Motorsport boss Max Mosley has won a privacy case against the News of the World over claims an orgy he took part in had Nazi overtones.
The implications of the ruling on the freedom of the press are raked over by most of Friday's papers.
Mr Mosley won £60,000 damages
Describing it as a "dark day for British freedom," the paper says the ruling is another step towards creating "a dangerous European-style privacy law".
Such a law would "provide a cloak of secrecy behind which privileged and powerful people will be able to hide their criminal or immoral activities from the public," it says.
But the Sun vows it will not be detracted from printing what it believes is in the public interest.
"What matters is not what a lofty and privileged judge thinks should be printed in papers. What matters is YOUR right to know," it tells its readers.
It was a "good day for the grubby and corrupt," as the judgement effectively means "the law in Britain is now morally neutral," the paper says.
By declaring the story has no public interest, the judge removed any shame attached to adultery, undermining marriage, it says.
One judge, using the "wretched" Human Rights Act, is creating a privacy law which would have to go through numerous stages were it introduced in Parliament, it says.
It calls on politicians to repeal the act, saying that until that happens "press freedom and parliamentary democracy in Britain are significantly diminished."
It says the press is indeed a little less free, making it harder for papers to report kiss-and-tell stories without a solid public interest defence.
But it says the judgement does not mark the end of serious investigative journalism.
"It is hard to believe that a court would not find in favour of a newspaper exposing moral hypocrisy by a politician or sexual misbehaviour by, for instance, a vicar," it says.
It adds that public figures are likely to try to develop the "law of confidence" further and it would be good if Parliament had something to say on privacy.
It also says the Press Complaints Commission must reflect on why it is not being used as a credible alternative to the courts by public figures.
The judge's observation that it's wise not to let cases of spanking between consenting adults clutter the courts was made "in the best live-and-let-live traditions of British society," it says.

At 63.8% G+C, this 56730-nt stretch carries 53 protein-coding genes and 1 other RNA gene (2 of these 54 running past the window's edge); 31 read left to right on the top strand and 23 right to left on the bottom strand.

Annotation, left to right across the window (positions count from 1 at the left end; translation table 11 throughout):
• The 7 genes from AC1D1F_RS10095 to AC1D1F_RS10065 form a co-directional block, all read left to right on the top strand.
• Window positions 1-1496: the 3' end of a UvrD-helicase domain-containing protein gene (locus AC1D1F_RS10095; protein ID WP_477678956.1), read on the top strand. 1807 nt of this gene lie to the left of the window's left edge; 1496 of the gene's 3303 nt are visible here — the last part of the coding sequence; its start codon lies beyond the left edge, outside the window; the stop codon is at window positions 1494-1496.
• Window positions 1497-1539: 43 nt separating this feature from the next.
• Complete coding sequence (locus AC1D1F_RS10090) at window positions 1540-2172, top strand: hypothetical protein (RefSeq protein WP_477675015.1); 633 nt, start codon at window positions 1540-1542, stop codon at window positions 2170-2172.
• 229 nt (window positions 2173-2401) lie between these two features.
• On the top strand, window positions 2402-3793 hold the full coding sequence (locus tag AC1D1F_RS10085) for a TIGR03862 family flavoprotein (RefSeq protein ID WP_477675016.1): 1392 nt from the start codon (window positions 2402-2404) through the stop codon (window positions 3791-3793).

But it says the Eady judgement is part of a trend which has swung markedly towards the right to privacy outweighing the right to freedom of expression.
Parliament has had no say in this new corpus of law apart from when it first adopted the Human Rights Act, it says.
It concludes papers who seek taped evidence to guard against libel could leave themselves open to charges of breach of privacy.
"While the Mosley case may have added to the gaiety of the nation, Mr Justice Eady's judgment will make it more difficult to expose those in positions of power who do wrong," it concludes.
Mourning the death of the kiss-and-tell, which it says is "as integral to British culture as the saucy seaside postcard," is a little premature, it says.
The principles of media freedom and personal privacy are enshrined in law and it is inevitable at times they conflict.
As long as the public interest continues to be recognised as justification for exposing personal conduct, however, the balance would seem to be about right, it argues.
It concludes: "It probably does not mean the death of "kiss-and-tell" as readers of the popular press have known it and loved it.
"But if it does, what a way - what a fantastically colourful and sordid way - for the genre to make its final bow."
The Times says the judgement has "tipped the scales in favour of privacy over press freedom".
It says the judgement in the "sensational" case is a blunt reminder to journalists that they stand and fall by the accuracy of their reporting.
And it has effectively barred coverage of sexual behaviour by redefining what is reasonable to expect to remain private, it says.
"Some revile a moralising press. Others believe it is the duty of the press to take an ethical stand. Either way, it is a choice. The court has curbed this freedom of expression," it concludes.